She also maintained that although the Doctor speaks in a Yorkshire accent, she is ‘certainly not a Yorkshire character’.
“It’s a body with a voice, and that voice is mine. I think that if I was RP [received pronunciation] or came from London and had chosen to have a Yorkshire accent, it would have a real meaning behind it in a way. But it doesn’t in this instance because it’s me.”
Yes she did, even for the climactic crane confrontation towards the end of the episode.
“In episode one that’s all me,” Whittaker told the crowd at the Doctor Who premiere in Sheffield on Monday 24th September. “I’m really proud of that.”
While in some later episodes Whittaker did have to hand over to the stunt team, she says she still tried her best to get stuck in on the BBC1 show.
“There are couple of moments in the series where it was deemed not appropriate that I chucked myself out of somewhere,” she explained. “We have a really amazing stunt coordinator and my stunt double Belinda is amazing so there are moments where it needed a professional.
“Actually it was amazing, and the wonderful thing about the Doctor is that it’s all about self-belief in so many ways. You don’t have these outlandish or other-worldly skills. Physically you have a body like anyone else and you can or can’t do certain things.”
And yes, co-star Tosin Cole did his own stunts as well – even though his were just him falling off a bike.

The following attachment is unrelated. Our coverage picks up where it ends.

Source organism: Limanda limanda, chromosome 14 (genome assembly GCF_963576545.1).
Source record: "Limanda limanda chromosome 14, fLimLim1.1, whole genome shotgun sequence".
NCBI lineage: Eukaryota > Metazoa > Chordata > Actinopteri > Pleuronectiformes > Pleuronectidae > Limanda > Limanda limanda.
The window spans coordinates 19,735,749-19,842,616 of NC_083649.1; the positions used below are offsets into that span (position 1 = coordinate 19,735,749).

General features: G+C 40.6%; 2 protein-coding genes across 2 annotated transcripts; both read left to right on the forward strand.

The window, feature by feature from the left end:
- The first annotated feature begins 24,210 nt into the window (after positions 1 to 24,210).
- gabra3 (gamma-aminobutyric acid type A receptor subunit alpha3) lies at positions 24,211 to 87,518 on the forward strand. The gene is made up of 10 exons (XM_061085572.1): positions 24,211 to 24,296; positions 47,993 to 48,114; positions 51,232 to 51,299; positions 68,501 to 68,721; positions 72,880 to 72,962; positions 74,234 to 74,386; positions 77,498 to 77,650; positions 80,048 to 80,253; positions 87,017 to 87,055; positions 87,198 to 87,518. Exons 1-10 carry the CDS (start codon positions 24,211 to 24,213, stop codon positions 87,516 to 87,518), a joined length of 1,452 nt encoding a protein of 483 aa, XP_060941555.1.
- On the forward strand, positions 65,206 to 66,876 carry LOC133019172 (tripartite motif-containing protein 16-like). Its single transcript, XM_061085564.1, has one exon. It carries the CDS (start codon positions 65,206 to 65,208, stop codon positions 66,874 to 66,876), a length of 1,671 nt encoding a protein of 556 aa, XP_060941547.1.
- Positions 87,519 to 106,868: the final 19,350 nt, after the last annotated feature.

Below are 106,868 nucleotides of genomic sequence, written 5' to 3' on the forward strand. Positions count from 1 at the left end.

“I did my own stunts too – I dropped that bike over and over again!” he said. “I wonder if you know how difficult it is to act that you can’t ride a bike when you can.”
“And the Bafta goes to…” Whittaker quipped.
Where is the Tardis?
That’s a big question. The Tardis was last seen exploding in the sky, with the Doctor falling out of it.
Where it is now is a mystery that the Doctor, by the end of the episode, is trying to solve – via some sort of gadget she’s constructed that will help her locate it. Given that the gadget teleports her and her new companions into the middle of space isn’t a good sign, however. Either the Doctor’s coordinates are wrong and she’s overshot it, or they’re right and the Tardis has vanished somehow. Neither are particularly promising.
Given that she died in this episode, it seems that promoting Sharon D Clarke’s Grace as a ‘returning role’ in the lead up to the series was a red herring. Or was it?
For while it is true that Grace doesn’t appear in the trailers for the series – suggesting that she doesn’t appear in upcoming episodes – we are talking about a show here that A) is very good at keeping secrets, B) isn’t usually keen on the whole ‘staying dead forever’ thing, and C) is about time travel.
Could we potentially see a Father’s Day scenario – in which Rose Tyler used time travel to try and save her father – in the future? Or maybe a Clara Oswald or Bill Potts solution, where they’re still technically dead, but have been kept alive in some way?
It’s difficult to tell. With new showrunner Chris Chibnall comes a new approach. But given that Sharon D Clarke is an actor of great renown, and how scarce details are about the stories that are yet to come in this series, this might not be the last we’ve seen of Grace.